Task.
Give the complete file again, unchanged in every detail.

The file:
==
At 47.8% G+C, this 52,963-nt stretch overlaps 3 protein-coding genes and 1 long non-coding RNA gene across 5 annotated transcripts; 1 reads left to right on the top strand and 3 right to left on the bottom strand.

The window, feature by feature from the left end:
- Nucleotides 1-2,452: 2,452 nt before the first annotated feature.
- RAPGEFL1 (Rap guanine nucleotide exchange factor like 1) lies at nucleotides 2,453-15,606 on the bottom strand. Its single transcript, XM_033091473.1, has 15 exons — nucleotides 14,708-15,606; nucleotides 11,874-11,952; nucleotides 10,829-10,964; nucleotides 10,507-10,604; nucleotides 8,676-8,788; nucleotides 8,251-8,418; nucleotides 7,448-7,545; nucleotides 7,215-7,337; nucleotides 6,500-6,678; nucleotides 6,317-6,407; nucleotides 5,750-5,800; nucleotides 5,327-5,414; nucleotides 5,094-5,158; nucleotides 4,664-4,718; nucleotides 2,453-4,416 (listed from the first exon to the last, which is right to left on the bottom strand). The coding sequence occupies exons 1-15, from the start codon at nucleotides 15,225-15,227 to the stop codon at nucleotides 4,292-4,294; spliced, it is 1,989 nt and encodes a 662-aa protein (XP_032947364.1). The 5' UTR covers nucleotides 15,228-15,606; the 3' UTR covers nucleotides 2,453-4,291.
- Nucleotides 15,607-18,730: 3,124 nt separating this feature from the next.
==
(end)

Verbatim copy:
At 47.8% G+C, this 52,963-nt stretch overlaps 3 protein-coding genes and 1 long non-coding RNA gene across 5 annotated transcripts; 1 reads left to right on the top strand and 3 right to left on the bottom strand.

The window, feature by feature from the left end:
- Nucleotides 1-2,452: 2,452 nt before the first annotated feature.
- RAPGEFL1 (Rap guanine nucleotide exchange factor like 1) lies at nucleotides 2,453-15,606 on the bottom strand. Its single transcript, XM_033091473.1, has 15 exons — nucleotides 14,708-15,606; nucleotides 11,874-11,952; nucleotides 10,829-10,964; nucleotides 10,507-10,604; nucleotides 8,676-8,788; nucleotides 8,251-8,418; nucleotides 7,448-7,545; nucleotides 7,215-7,337; nucleotides 6,500-6,678; nucleotides 6,317-6,407; nucleotides 5,750-5,800; nucleotides 5,327-5,414; nucleotides 5,094-5,158; nucleotides 4,664-4,718; nucleotides 2,453-4,416 (listed from the first exon to the last, which is right to left on the bottom strand). The coding sequence occupies exons 1-15, from the start codon at nucleotides 15,225-15,227 to the stop codon at nucleotides 4,292-4,294; spliced, it is 1,989 nt and encodes a 662-aa protein (XP_032947364.1). The 5' UTR covers nucleotides 15,228-15,606; the 3' UTR covers nucleotides 2,453-4,291.
- Nucleotides 15,607-18,730: 3,124 nt separating this feature from the next.